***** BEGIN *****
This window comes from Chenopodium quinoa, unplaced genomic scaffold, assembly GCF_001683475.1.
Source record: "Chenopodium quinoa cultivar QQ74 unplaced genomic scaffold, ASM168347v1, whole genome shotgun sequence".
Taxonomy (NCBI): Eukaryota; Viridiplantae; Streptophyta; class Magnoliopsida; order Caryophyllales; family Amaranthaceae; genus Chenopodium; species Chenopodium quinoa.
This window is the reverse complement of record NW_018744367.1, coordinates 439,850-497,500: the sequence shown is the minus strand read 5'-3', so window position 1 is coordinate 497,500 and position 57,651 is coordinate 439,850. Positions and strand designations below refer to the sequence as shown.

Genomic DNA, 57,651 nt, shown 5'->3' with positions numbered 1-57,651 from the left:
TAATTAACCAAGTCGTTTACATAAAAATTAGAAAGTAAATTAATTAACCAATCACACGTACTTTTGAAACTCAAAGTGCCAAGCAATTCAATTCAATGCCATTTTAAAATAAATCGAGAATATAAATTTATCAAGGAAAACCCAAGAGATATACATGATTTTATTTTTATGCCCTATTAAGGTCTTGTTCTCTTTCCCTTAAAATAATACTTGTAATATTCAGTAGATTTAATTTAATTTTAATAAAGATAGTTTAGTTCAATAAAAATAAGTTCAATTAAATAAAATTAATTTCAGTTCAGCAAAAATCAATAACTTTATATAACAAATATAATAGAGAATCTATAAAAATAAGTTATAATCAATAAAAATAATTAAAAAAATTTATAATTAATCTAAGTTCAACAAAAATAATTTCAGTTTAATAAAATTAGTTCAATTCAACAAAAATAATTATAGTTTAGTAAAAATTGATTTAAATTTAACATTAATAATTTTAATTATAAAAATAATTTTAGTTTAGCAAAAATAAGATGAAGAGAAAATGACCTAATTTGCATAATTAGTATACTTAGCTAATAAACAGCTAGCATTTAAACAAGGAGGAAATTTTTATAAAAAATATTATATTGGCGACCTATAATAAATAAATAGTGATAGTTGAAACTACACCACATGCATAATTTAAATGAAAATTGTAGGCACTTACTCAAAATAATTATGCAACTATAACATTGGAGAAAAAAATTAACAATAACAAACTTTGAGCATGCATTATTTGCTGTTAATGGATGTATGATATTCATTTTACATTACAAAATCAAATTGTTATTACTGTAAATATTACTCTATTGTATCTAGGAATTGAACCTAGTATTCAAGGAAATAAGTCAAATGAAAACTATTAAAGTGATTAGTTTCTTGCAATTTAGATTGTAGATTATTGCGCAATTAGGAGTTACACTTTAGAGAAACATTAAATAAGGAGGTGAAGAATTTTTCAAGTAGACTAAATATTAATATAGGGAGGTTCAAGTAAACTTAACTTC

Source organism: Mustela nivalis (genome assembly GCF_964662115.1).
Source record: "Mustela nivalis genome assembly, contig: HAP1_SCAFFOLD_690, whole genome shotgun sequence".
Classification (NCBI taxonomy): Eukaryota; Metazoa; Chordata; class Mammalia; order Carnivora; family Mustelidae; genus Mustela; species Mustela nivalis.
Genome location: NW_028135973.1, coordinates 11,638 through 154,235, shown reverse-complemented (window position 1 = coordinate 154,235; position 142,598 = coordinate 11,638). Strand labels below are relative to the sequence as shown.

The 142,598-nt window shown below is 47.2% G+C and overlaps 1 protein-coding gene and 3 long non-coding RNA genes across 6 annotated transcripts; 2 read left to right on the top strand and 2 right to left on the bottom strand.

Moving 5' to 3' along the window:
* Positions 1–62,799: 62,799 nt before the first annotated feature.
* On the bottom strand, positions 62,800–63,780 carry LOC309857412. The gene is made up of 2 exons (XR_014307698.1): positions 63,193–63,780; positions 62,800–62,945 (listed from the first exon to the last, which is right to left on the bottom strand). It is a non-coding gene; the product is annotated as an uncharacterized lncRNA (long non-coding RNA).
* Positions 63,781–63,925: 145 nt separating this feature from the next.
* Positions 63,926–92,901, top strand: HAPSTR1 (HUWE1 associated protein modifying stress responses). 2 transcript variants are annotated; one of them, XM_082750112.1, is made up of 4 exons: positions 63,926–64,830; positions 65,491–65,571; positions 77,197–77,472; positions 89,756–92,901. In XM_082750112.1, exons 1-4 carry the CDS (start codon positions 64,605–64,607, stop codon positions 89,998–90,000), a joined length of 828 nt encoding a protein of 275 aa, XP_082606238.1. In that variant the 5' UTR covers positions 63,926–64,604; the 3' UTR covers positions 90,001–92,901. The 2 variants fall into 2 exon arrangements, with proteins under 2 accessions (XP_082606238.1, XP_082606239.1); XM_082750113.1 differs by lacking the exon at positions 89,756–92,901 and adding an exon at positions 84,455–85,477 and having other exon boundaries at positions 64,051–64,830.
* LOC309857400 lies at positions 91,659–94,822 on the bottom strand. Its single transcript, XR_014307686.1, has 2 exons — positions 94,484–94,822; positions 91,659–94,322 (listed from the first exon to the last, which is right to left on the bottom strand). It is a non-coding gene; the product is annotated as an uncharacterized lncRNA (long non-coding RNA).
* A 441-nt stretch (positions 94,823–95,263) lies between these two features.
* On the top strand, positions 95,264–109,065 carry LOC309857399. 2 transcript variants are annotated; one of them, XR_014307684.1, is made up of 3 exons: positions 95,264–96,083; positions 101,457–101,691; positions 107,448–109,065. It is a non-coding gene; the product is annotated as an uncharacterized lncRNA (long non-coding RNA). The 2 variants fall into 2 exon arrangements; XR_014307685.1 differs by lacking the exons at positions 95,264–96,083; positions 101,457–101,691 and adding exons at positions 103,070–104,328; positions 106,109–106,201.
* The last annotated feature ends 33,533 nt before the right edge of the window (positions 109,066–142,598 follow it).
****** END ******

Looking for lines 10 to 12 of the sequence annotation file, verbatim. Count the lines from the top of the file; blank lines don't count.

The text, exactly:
Genome location: NW_028135973.1, coordinates 11,638 through 154,235, shown reverse-complemented (window position 1 = coordinate 154,235; position 142,598 = coordinate 11,638). Strand labels below are relative to the sequence as shown.

The 142,598-nt window shown below is 47.2% G+C and overlaps 1 protein-coding gene and 3 long non-coding RNA genes across 6 annotated transcripts; 2 read left to right on the top strand and 2 right to left on the bottom strand.

Moving 5' to 3' along the window: